High School Girls Sue After Being Forced To Compete Against Transgender Athletes


Anders Hagstrom White House Correspondent
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Three Connecticut high school track runners filed a lawsuit against their athletic conference Wednesday to block born-male athletes from competing against them.

Selina Soule, Alanna Smith, and Chelsea Mitchell argue the Connecticut Interscholastic Athletic Conference (CIAC) is accommodating an unfair advantage for transgender athletes by allowing biological males to compete against girls. Connecticut is one of 17 states that currently allows transgender athletes to compete without restriction according to their gender identity, reports the Connecticut Post.

“It is not fair for any boy to compete against girls,” Smith told the Connecticut Post. “That biological unfairness doesn’t go away because of what someone believes about gender identity. All girls deserve a chance to compete on a level playing field.” (RELATED: All-American Female Wrestler Explains Why She Thinks Transgender Athletes Don’t Belong In Her Sport)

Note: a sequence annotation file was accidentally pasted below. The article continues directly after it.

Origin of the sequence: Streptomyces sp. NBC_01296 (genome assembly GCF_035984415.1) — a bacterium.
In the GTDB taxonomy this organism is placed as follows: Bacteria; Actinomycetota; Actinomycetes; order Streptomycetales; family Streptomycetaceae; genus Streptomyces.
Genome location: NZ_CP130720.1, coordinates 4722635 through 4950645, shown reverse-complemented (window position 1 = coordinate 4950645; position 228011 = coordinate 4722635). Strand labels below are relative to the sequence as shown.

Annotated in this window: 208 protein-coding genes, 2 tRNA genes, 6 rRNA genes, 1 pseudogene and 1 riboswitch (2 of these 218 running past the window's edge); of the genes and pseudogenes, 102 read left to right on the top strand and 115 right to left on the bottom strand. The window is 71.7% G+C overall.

The girls first got involved in February 2019 when athletes Terry Miller and Andraya Yearwood, both born male, took first and second at the state open indoor track championships.

Soule says the athletes prevented her from making it further into the tournament. (RELATED: Here’s Everything The NYT Left Out Of Its Story On Transgender Athletes)

“When I was in the indoor season I was in the 8th place of the state open and only the top six qualify for the New England regional meet– because there were two transgender athletes that put me into 8th place, if they weren’t there I would have been in 6th and I would have made it into the finals and I would have qualified for the New England meet — instead of watching my own event from the sidelines,” Soule told the Daily Caller at the time.

The Alliance Defending Freedom is representing the three girls in their lawsuit, with attorney Christiana Holcomb saying that the two transgender athletes have won 15 championships since 2017 that were previously held by nine separate girls. The lawsuit argues those 15 wins cost the girls 85 opportunities to compete between 2017 and 2019, according to the Connecticut Post.